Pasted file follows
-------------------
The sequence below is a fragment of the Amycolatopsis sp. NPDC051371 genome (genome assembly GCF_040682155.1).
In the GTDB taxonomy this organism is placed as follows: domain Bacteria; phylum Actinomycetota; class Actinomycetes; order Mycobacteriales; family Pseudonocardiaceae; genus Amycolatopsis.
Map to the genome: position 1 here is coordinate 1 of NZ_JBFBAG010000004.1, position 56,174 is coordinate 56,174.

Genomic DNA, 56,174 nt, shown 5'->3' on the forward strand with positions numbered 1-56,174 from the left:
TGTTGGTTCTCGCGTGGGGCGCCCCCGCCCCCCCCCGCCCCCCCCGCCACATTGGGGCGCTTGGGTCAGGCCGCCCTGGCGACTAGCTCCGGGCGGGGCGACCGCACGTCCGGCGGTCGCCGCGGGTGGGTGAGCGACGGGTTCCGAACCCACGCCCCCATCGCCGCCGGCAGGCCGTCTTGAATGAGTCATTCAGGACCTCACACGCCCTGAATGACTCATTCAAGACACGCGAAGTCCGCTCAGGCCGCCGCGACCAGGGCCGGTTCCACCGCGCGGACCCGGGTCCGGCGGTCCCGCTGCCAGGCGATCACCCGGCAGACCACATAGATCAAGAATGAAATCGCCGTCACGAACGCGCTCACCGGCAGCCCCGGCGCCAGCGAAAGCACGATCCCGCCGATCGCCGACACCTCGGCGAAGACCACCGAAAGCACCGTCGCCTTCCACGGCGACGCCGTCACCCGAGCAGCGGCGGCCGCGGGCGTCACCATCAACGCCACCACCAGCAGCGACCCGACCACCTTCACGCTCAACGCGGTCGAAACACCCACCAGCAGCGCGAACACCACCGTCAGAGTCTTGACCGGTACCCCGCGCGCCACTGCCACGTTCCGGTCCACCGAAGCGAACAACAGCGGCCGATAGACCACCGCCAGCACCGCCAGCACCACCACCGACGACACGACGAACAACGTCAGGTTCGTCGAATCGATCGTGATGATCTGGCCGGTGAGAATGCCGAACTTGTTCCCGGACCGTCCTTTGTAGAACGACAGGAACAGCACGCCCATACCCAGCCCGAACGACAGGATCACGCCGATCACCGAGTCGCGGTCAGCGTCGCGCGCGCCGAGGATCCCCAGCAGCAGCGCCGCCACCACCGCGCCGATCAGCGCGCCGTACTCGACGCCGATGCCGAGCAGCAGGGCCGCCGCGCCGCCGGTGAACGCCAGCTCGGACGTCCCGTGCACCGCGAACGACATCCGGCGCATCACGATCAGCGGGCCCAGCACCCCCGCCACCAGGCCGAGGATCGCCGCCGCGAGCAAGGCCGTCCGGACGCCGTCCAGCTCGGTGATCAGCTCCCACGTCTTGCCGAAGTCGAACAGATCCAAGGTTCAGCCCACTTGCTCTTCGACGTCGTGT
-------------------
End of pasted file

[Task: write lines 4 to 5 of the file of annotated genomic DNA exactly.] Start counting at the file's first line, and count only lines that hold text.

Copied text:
Genomic DNA, 56,174 nt, shown 5'->3' on the forward strand with positions numbered 1-56,174 from the left:
TGTTGGTTCTCGCGTGGGGCGCCCCCGCCCCCCCCCGCCCCCCCCGCCACATTGGGGCGCTTGGGTCAGGCCGCCCTGGCGACTAGCTCCGGGCGGGGCGACCGCACGTCCGGCGGTCGCCGCGGGTGGGTGAGCGACGGGTTCCGAACCCACGCCCCCATCGCCGCCGGCAGGCCGTCTTGAATGAGTCATTCAGGACCTCACACGCCCTGAATGACTCATTCAAGACACGCGAAGTCCGCTCAGGCCGCCGCGACCAGGGCCGGTTCCACCGCGCGGACCCGGGTCCGGCGGTCCCGCTGCCAGGCGATCACCCGGCAGACCACATAGATCAAGAATGAAATCGCCGTCACGAACGCGCTCACCGGCAGCCCCGGCGCCAGCGAAAGCACGATCCCGCCGATCGCCGACACCTCGGCGAAGACCACCGAAAGCACCGTCGCCTTCCACGGCGACGCCGTCACCCGAGCAGCGGCGGCCGCGGGCGTCACCATCAACGCCACCACCAGCAGCGACCCGACCACCTTCACGCTCAACGCGGTCGAAACACCCACCAGCAGCGCGAACACCACCGTCAGAGTCTTGACCGGTACCCCGCGCGCCACTGCCACGTTCCGGTCCACCGAAGCGAACAACAGCGGCCGATAGACCACCGCCAGCACCGCCAGCACCACCACCGACGACACGACGAACAACGTCAGGTTCGTCGAATCGATCGTGATGATCTGGCCGGTGAGAATGCCGAACTTGTTCCCGGACCGTCCTTTGTAGAACGACAGGAACAGCACGCCCATACCCAGCCCGAACGACAGGATCACGCCGATCACCGAGTCGCGGTCAGCGTCGCGCGCGCCGAGGATCCCCAGCAGCAGCGCCGCCACCACCGCGCCGATCAGCGCGCCGTACTCGACGCCGATGCCGAGCAGCAGGGCCGCCGCGCCGCCGGTGAACGCCAGCTCGGACGTCCCGTGCACCGCGAACGACATCCGGCGCATCACGATCAGCGGGCCCAGCACCCCCGCCACCAGGCCGAGGATCGCCGCCGCGAGCAAGGCCGTCCGGACGCCGTCCAGCTCGGTGATCAGCTCCCACGTCTTGCCGAAGTCGAACAGATCCAAGGTTCAGCCCACTTGCTCTTCGACGTCGTGT